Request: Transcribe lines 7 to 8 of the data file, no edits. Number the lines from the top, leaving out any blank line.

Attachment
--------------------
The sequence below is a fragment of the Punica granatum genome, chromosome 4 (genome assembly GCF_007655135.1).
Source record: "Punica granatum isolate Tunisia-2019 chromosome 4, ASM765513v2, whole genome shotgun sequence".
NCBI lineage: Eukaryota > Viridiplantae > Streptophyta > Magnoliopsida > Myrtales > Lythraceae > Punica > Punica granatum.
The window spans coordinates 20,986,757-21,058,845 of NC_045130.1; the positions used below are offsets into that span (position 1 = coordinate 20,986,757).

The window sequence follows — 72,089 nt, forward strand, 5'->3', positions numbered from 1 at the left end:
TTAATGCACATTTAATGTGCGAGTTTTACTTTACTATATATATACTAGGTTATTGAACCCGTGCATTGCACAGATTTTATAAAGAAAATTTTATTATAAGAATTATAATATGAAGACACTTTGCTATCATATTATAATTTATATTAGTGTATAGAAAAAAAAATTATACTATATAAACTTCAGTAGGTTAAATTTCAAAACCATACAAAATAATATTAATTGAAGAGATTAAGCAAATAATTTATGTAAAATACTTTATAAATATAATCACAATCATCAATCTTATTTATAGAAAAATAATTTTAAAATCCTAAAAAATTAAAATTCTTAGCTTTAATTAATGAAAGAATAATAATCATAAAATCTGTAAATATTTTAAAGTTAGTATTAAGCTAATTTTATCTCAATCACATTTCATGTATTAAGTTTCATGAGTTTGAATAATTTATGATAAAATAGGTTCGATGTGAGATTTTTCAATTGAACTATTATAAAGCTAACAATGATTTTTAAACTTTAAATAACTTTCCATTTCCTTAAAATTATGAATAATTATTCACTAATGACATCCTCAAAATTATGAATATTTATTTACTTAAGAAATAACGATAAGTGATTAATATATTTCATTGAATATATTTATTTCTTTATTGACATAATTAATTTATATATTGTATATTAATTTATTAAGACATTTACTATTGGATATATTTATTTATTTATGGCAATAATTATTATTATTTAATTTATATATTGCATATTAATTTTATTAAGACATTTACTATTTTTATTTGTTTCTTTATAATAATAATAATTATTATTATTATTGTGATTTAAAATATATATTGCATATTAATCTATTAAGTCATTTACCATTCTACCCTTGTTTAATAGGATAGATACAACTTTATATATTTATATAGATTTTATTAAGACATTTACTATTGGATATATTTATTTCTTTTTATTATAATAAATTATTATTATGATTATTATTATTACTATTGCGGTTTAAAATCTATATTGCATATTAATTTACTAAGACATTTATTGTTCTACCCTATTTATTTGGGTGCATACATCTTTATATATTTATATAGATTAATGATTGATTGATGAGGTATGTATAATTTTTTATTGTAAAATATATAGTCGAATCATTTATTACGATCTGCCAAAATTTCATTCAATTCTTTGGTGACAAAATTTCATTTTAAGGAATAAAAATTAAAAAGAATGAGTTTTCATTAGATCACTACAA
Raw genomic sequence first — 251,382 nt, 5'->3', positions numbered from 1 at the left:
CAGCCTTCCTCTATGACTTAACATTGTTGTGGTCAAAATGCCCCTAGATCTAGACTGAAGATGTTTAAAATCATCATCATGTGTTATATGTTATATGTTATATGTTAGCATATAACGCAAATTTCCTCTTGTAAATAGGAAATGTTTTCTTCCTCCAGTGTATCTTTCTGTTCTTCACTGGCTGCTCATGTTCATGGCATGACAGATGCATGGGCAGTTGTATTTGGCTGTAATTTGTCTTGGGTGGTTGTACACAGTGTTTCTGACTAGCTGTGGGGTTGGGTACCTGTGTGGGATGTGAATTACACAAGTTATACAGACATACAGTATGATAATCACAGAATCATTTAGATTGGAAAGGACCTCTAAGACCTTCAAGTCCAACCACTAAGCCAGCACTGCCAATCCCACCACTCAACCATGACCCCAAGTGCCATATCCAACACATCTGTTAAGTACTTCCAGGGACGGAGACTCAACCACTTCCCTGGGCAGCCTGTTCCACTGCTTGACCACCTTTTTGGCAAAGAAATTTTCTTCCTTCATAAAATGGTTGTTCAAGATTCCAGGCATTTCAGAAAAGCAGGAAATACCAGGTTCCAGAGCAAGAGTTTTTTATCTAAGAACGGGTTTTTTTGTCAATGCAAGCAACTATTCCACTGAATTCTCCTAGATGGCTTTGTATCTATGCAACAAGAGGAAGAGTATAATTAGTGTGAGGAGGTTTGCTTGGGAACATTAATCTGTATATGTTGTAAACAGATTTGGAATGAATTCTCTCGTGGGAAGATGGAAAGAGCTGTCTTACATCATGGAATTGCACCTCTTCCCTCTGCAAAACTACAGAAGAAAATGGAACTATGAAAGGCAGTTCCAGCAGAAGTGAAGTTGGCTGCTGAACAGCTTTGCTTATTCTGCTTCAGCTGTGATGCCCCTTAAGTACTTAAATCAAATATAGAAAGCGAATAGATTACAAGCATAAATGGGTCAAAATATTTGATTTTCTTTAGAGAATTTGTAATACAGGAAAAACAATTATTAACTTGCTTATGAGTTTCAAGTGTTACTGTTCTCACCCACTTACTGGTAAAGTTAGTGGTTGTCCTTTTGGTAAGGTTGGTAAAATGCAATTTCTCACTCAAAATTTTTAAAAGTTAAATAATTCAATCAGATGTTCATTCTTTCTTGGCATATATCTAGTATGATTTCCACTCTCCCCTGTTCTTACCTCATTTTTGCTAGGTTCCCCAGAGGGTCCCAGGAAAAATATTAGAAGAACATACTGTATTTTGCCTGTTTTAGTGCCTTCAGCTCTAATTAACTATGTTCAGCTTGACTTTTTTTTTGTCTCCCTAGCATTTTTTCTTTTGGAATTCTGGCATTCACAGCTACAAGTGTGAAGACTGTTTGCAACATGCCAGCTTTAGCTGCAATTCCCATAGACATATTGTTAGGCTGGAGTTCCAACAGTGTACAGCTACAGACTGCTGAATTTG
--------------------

Raw genomic sequence first — 251,382 nt, 5'->3', positions numbered from 1 at the left:
CAGCCTTCCTCTATGACTTAACATTGTTGTGGTCAAAATGCCCCTAGATCTAGACTGAAGATGTTTAAAATCATCATCATGTGTTATATGTTATATGTTATATGTTAGCATATAACGCAAATTTCCTCTTGTAAATAGGAAATGTTTTCTTCCTCCAGTGTATCTTTCTGTTCTTCACTGGCTGCTCATGTTCATGGCATGACAGATGCATGGGCAGTTGTATTTGGCTGTAATTTGTCTTGGGTGGTTGTACACAGTGTTTCTGACTAGCTGTGGGGTTGGGTACCTGTGTGGGATGTGAATTACACAAGTTATACAGACATACAGTATGATAATCACAGAATCATTTAGATTGGAAAGGACCTCTAAGACCTTCAAGTCCAACCACTAAGCCAGCACTGCCAATCCCACCACTCAACCATGACCCCAAGTGCCATATCCAACACATCTGTTAAGTACTTCCAGGGACGGAGACTCAACCACTTCCCTGGGCAGCCTGTTCCACTGCTTGACCACCTTTTTGGCAAAGAAATTTTCTTCCTTCATAAAATGGTTGTTCAAGATTCCAGGCATTTCAGAAAAGCAGGAAATACCAGGTTCCAGAGCAAGAGTTTTTTATCTAAGAACGGGTTTTTTTGTCAATGCAAGCAACTATTCCACTGAATTCTCCTAGATGGCTTTGTATCTATGCAACAAGAGGAAGAGTATAATTAGTGTGAGGAGGTTTGCTTGGGAACATTAATCTGTATATGTTGTAAACAGATTTGGAATGAATTCTCTCGTGGGAAGATGGAAAGAGCTGTCTTACATCATGGAATTGCACCTCTTCCCTCTGCAAAACTACAGAAGAAAATGGAACTATGAAAGGCAGTTCCAGCAGAAGTGAAGTTGGCTGCTGAACAGCTTTGCTTATTCTGCTTCAGCTGTGATGCCCCTTAAGTACTTAAATCAAATATAGAAAGCGAATAGATTACAAGCATAAATGGGTCAAAATATTTGATTTTCTTTAGAGAATTTGTAATACAGGAAAAACAATTATTAACTTGCTTATGAGTTTCAAGTGTTACTGTTCTCACCCACTTACTGGTAAAGTTAGTGGTTGTCCTTTTGGTAAGGTTGGTAAAATGCAATTTCTCACTCAAAATTTTTAAAAGTTAAATAATTCAATCAGATGTTCATTCTTTCTTGGCATATATCTAGTATGATTTCCACTCTCCCCTGTTCTTACCTCATTTTTGCTAGGTTCCCCAGAGGGTCCCAGGAAAAATATTAGAAGAACATACTGTATTTTGCCTGTTTTAGTGCCTTCAGCTCTAATTAACTATGTTCAGCTTGACTTTTTTTTTGTCTCCCTAGCATTTTTTCTTTTGGAATTCTGGCATTCACAGCTACAAGTGTGAAGACTGTTTGCAACATGCCAGCTTTAGCTGCAATTCCCATAGACATATTGTTAGGCTGGAGTTCCAACAGTGTACAGCTACAGACTGCTGAATTTG